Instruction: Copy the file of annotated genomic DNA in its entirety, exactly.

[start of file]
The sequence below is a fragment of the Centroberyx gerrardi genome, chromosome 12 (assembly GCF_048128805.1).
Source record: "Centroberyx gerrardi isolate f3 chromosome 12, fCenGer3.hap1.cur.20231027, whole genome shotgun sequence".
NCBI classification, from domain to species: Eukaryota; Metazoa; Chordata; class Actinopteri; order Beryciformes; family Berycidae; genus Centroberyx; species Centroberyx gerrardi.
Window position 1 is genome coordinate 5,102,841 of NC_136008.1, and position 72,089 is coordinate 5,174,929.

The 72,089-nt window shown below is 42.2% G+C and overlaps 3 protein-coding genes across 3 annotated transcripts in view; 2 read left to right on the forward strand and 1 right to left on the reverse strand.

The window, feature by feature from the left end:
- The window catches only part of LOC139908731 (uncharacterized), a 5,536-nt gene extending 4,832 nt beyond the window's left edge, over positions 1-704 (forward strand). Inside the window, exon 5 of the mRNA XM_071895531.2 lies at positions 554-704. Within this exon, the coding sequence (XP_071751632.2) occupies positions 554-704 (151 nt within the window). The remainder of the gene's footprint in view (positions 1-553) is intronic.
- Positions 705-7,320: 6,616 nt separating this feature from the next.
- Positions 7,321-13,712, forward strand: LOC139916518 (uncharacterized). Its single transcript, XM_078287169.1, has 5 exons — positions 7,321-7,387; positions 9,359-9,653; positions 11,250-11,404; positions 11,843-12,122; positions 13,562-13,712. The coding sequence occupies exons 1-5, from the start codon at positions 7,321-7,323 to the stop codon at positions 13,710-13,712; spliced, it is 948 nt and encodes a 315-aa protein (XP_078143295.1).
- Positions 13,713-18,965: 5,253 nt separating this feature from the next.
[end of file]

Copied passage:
The sequence below is a fragment of the Centroberyx gerrardi genome, chromosome 12 (assembly GCF_048128805.1).
Source record: "Centroberyx gerrardi isolate f3 chromosome 12, fCenGer3.hap1.cur.20231027, whole genome shotgun sequence".
NCBI classification, from domain to species: Eukaryota; Metazoa; Chordata; class Actinopteri; order Beryciformes; family Berycidae; genus Centroberyx; species Centroberyx gerrardi.
Window position 1 is genome coordinate 5,102,841 of NC_136008.1, and position 72,089 is coordinate 5,174,929.

The 72,089-nt window shown below is 42.2% G+C and overlaps 3 protein-coding genes across 3 annotated transcripts in view; 2 read left to right on the forward strand and 1 right to left on the reverse strand.

The window, feature by feature from the left end:
- The window catches only part of LOC139908731 (uncharacterized), a 5,536-nt gene extending 4,832 nt beyond the window's left edge, over positions 1-704 (forward strand). Inside the window, exon 5 of the mRNA XM_071895531.2 lies at positions 554-704. Within this exon, the coding sequence (XP_071751632.2) occupies positions 554-704 (151 nt within the window). The remainder of the gene's footprint in view (positions 1-553) is intronic.
- Positions 705-7,320: 6,616 nt separating this feature from the next.
- Positions 7,321-13,712, forward strand: LOC139916518 (uncharacterized). Its single transcript, XM_078287169.1, has 5 exons — positions 7,321-7,387; positions 9,359-9,653; positions 11,250-11,404; positions 11,843-12,122; positions 13,562-13,712. The coding sequence occupies exons 1-5, from the start codon at positions 7,321-7,323 to the stop codon at positions 13,710-13,712; spliced, it is 948 nt and encodes a 315-aa protein (XP_078143295.1).
- Positions 13,713-18,965: 5,253 nt separating this feature from the next.